In Annie Hall, Woody Allen famously distinguished between the ‘horrible’ and the ‘miserable,’ but in the case of this top ten countdown, forget about the ‘horrible’ as we concentrate on the ‘miserable’ defined as ‘wretchedly unhappy or uncomfortable; habitually morose; and contemptible.’ Throughout film history, miserable performances have abounded, film actors making sure that their checks were secure in their pockets before acting their frustrations and neuroses before the unblinking camera eye, conveying complete contempt for the film’s audience, the film’s creators, and themselves.
Behold, the worst, most miserable performances ever:
10. Quentin Tarantino in Pulp Fiction
Tarantino manages to tarnish his own breakthrough film with such dreary line readings that, if Pulp Fiction had turned out to be a flop, Tarantino would have been sent packing back to the counter at Video Archives. The bulk of the cast members of Pulp Fiction are the gourmet, expensive stuff that you can taste. Tarantino, however, is like Bonnie’s shit coffee.
9. Elizabeth Taylor in Boom!
Joseph Losey’s twisted adaptation of Tennessee Williams’ play The Milk Train Doesn’t Stop Here Anymore features a bloated and over-ripe Elizabeth Taylor as rich dowager Sissy Goforth, awaiting death on her palatial estate on a Mediterranean Island, spending her remaining time staggering around in flowing black or white gowns (depending on her mood) and raging and bellowing at the hired help. Richard Burton shows up as a roustabout poet known affectionately as The Angel of Death, but in the case of Taylor’s performance, rigor mortis has already set in.
8. John Wayne in The Conqueror
Where can an actor go after playing the greatest role of his career, as Ethan Edwards in John Ford’s The Searchers? Where else but Mongolia to channel Genghis Khan. Talk about a bad career move. Wayne is so dead wrong as Genghis Khan that a viewer new to The Conqueror Experience will discover his jaw dropping to the floor like a character out of a Tex Avery cartoon. Wayne doesn’t even attempt any verisimilitude as the Mongolian tyrant, swapping japes with co-star Susan Hayward along the lines of ‘You’re beautiful in your wrath’ like an outtake from McClintock! More shocking than Wayne’s walking death performance was producer Howard Hughes’ insistence that the film be shot in Utah’s Escalante Desert, an area that had recently been used as an above-ground atomic test site resulting in cast members Wayne, Hayward, Pedro Armendariz, Agnes Moorehead, and director Dick Powell all ending their lives in the cancer ward. What a waste of lives for such a clunky production.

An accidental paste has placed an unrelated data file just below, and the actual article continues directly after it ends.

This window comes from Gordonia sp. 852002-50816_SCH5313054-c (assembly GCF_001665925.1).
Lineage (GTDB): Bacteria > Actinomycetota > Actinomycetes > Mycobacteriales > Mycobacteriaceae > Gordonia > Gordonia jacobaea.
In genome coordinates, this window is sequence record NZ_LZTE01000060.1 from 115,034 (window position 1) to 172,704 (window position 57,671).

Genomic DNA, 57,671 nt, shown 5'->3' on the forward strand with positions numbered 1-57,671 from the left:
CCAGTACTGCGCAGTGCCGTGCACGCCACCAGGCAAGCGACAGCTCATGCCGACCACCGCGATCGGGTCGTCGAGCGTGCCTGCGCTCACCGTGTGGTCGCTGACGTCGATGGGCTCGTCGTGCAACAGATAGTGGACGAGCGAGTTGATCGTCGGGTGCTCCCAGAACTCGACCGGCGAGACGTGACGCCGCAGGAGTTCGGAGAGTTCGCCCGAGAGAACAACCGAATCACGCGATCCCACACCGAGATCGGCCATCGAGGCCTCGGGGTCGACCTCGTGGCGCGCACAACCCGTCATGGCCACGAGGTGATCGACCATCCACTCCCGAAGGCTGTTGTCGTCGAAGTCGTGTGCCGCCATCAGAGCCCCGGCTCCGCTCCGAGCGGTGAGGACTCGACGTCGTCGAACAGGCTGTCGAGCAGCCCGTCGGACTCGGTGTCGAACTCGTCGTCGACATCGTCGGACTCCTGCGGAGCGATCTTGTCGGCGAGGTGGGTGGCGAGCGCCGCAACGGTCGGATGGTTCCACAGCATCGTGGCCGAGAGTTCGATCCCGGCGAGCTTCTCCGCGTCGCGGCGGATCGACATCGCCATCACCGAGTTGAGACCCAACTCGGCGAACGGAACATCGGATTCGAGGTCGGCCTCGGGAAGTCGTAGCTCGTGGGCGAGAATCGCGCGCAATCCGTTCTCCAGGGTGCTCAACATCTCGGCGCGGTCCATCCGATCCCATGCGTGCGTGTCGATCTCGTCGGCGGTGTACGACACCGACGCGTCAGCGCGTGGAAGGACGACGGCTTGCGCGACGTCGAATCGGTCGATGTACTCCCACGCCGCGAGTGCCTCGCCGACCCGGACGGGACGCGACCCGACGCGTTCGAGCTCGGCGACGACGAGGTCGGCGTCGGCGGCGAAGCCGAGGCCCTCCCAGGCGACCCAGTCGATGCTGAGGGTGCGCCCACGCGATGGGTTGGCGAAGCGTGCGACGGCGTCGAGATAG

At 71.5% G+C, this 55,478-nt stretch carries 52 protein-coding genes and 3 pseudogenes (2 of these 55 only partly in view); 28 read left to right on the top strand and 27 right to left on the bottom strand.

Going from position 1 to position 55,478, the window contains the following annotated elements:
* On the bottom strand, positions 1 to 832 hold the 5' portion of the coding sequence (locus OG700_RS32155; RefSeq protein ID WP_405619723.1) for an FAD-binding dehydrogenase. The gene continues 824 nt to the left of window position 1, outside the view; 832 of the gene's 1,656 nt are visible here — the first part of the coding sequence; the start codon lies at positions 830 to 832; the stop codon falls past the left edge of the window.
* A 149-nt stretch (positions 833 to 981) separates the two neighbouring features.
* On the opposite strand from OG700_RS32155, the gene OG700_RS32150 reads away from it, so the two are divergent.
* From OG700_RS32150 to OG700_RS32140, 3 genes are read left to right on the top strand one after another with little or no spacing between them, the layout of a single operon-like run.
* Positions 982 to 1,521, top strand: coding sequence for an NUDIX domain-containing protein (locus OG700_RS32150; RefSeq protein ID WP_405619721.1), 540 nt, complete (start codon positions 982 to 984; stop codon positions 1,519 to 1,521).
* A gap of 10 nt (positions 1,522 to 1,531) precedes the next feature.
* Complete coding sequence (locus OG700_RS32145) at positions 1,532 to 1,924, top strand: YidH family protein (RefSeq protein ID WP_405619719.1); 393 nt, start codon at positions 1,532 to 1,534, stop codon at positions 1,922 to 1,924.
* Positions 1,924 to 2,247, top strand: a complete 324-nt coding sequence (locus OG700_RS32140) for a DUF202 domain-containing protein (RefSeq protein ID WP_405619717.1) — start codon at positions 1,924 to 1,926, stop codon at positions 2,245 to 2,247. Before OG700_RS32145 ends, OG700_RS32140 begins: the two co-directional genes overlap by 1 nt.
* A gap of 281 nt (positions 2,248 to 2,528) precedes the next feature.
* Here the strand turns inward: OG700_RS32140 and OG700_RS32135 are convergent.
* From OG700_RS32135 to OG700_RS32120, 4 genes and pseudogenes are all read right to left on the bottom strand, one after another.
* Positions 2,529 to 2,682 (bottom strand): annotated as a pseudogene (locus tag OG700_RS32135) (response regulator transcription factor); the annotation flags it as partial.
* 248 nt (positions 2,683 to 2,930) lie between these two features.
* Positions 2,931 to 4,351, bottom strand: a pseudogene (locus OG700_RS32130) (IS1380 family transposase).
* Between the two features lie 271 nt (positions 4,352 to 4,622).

7. Adam Sandler in 50 First Dates
Adam Sandler as a lothario Hawaiian veterinarian who seduces cute women tourists? Here we have Joseph Goebbels’ The Big Lie in action. Sandler as male chick bait is about as desirable as a colonoscopy. Yet this is the premise we are asked to swallow during the first half hour of 50 First Dates. Sandler doesn’t even try to become Brad Pitt Jr. He whines and kvetches and still the gals fall for him like nuts in May. When Drew Barrymore arrives on the scene falling head over heels in love with Sandler’s Henry Roth character, Barrymore’s Lucy comes across like the dim-bulb idiot to Henry Roth’s monotone psychotic. I don’t know how Sandler himself would classify his performance as Henry Roth but as for me, I’d call it sleep.
6. Dennis Hopper in Super Mario Bros.
Hopper bounds around in a lizard skullcap in this video game scrapheap of a movie with a desperately glum look on his face that screams, ‘I gave up all the booze and drugs for this?’ Hopper’s King Koopa, in the polar opposite of a good film performance, compels the viewer not to keep his eyes on him. It all looks like a sad way to earn a living, even when Hopper belts out, ‘Bring in the Goombas!’
5. Ryan O’Neal in Tough Guys Don’t Dance